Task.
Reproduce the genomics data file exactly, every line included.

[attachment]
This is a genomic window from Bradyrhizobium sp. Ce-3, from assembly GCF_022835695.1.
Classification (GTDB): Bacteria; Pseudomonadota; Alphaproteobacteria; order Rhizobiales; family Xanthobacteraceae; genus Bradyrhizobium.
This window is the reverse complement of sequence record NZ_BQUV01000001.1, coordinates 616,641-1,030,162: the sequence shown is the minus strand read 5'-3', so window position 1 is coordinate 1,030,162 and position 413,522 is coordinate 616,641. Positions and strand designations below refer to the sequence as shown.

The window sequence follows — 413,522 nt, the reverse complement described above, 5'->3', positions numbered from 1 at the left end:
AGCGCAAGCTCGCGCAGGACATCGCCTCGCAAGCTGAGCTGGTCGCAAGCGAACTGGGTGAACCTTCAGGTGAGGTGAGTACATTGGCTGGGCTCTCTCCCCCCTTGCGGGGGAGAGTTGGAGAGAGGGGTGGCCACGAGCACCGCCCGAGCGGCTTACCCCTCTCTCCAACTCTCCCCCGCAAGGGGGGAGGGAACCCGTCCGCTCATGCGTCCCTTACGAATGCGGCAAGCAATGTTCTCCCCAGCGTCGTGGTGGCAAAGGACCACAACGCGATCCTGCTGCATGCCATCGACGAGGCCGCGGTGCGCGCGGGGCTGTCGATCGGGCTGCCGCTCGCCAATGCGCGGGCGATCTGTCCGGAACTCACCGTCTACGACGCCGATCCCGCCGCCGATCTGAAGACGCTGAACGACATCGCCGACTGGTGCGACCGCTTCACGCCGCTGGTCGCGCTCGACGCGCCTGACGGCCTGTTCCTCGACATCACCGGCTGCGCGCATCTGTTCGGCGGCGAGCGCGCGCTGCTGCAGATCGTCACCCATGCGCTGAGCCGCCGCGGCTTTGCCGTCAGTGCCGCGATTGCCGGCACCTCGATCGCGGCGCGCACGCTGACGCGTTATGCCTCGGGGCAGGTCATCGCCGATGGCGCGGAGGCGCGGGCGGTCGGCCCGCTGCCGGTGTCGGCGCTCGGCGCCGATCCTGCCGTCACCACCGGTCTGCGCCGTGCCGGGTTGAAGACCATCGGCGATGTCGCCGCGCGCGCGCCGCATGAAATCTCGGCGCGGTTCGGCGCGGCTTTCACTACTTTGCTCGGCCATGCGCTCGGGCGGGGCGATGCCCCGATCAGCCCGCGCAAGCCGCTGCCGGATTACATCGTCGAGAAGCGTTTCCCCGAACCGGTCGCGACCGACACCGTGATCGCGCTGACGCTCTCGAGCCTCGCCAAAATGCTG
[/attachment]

This is a genomic window from Bradyrhizobium sp. Ce-3, from assembly GCF_022835695.1.
Classification (GTDB): Bacteria; Pseudomonadota; Alphaproteobacteria; order Rhizobiales; family Xanthobacteraceae; genus Bradyrhizobium.
This window is the reverse complement of sequence record NZ_BQUV01000001.1, coordinates 616,641-1,030,162: the sequence shown is the minus strand read 5'-3', so window position 1 is coordinate 1,030,162 and position 413,522 is coordinate 616,641. Positions and strand designations below refer to the sequence as shown.

The window sequence follows — 413,522 nt, the reverse complement described above, 5'->3', positions numbered from 1 at the left end:
AGCGCAAGCTCGCGCAGGACATCGCCTCGCAAGCTGAGCTGGTCGCAAGCGAACTGGGTGAACCTTCAGGTGAGGTGAGTACATTGGCTGGGCTCTCTCCCCCCTTGCGGGGGAGAGTTGGAGAGAGGGGTGGCCACGAGCACCGCCCGAGCGGCTTACCCCTCTCTCCAACTCTCCCCCGCAAGGGGGGAGGGAACCCGTCCGCTCATGCGTCCCTTACGAATGCGGCAAGCAATGTTCTCCCCAGCGTCGTGGTGGCAAAGGACCACAACGCGATCCTGCTGCATGCCATCGACGAGGCCGCGGTGCGCGCGGGGCTGTCGATCGGGCTGCCGCTCGCCAATGCGCGGGCGATCTGTCCGGAACTCACCGTCTACGACGCCGATCCCGCCGCCGATCTGAAGACGCTGAACGACATCGCCGACTGGTGCGACCGCTTCACGCCGCTGGTCGCGCTCGACGCGCCTGACGGCCTGTTCCTCGACATCACCGGCTGCGCGCATCTGTTCGGCGGCGAGCGCGCGCTGCTGCAGATCGTCACCCATGCGCTGAGCCGCCGCGGCTTTGCCGTCAGTGCCGCGATTGCCGGCACCTCGATCGCGGCGCGCACGCTGACGCGTTATGCCTCGGGGCAGGTCATCGCCGATGGCGCGGAGGCGCGGGCGGTCGGCCCGCTGCCGGTGTCGGCGCTCGGCGCCGATCCTGCCGTCACCACCGGTCTGCGCCGTGCCGGGTTGAAGACCATCGGCGATGTCGCCGCGCGCGCGCCGCATGAAATCTCGGCGCGGTTCGGCGCGGCTTTCACTACTTTGCTCGGCCATGCGCTCGGGCGGGGCGATGCCCCGATCAGCCCGCGCAAGCCGCTGCCGGATTACATCGTCGAGAAGCGTTTCCCCGAACCGGTCGCGACCGACACCGTGATCGCGCTGACGCTCTCGAGCCTCGCCAAAATGCTG